The Pemberton-Billing P.B.25 was a First World War British single seat scout aircraft built by Pemberton-Billing Limited, later Supermarine Aviation Works Limited.
The P.B.23 was designed in 1915 as a single seat biplane scout, with a fuselage nacelle strut-mounted between the wings.
The nacelle had an open cockpit for the pilot at the front and at the rear an 80 hp (60 kW) Le Rhône 9C engine driving a pusher propeller.
Twin fins and rudders were mounted on a wide span tailplane with an elevator attached, all connected to the wing structure with four tail booms.
The P.B.23 failed to gain an order after it first flew in September 1915, but twenty of an improved version, the P.B.25, were ordered by the Royal Naval Air Service.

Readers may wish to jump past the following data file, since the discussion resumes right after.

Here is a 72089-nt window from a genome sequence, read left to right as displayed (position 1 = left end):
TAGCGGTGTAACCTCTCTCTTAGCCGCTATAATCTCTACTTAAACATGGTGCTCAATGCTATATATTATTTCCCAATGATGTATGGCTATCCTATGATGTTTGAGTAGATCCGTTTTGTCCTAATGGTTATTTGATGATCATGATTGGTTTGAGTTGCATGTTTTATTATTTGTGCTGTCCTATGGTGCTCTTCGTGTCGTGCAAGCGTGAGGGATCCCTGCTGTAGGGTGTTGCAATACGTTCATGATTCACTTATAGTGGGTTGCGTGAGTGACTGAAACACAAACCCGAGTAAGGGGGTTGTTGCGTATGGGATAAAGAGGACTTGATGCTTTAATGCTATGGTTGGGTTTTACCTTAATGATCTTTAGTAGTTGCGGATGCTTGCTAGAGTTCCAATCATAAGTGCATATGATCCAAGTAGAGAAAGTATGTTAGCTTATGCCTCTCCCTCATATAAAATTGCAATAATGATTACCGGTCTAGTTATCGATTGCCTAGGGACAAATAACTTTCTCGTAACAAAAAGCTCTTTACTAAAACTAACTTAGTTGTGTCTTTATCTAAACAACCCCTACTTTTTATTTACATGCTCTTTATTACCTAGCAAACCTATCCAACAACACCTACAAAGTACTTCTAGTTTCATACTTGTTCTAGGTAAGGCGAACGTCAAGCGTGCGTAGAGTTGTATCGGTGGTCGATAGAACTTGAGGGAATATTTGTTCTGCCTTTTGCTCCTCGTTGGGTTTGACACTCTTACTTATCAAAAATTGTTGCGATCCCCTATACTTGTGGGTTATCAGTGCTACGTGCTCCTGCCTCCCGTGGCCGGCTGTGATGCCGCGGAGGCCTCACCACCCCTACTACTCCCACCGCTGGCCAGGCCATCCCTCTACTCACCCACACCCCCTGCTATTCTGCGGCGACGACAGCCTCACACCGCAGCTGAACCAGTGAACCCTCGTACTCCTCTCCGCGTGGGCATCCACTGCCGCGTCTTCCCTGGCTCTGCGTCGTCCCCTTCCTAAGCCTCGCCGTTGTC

The P.B.25 had swept-back wings, a modified landing gear and a revised fuselage nacelle and although originally powered by a 110 hp (82 kW) Clerget rotary engine, the 20 RNAS aircraft were fitted with Gnome Monosoupape 9 Type B-2 rotary piston engines.
24 ft 1 in (7.34 m)
33 ft 0 in (10.06 m)
10 ft 5 in (3.18 m)
277 sq ft (25.7 m2)
1,080 lb (490 kg)
1,576 lb (715 kg)
1 × Gnome Monosoupape 9 Type B-2,
9 cylinder air cooled rotary piston engine,
100 hp (75 kW)
4 bladed fixed pitch pusher propeller
99 mph (159 km/h, 86 kn) at sea level
200 mi (320 km, 170 nmi) (approx.)
Time to altitude
6,000 ft (1,829 m) in 8 minutes 30 seconds
1× Forward Firing 0.303 in (7.70 mm) Lewis machine gun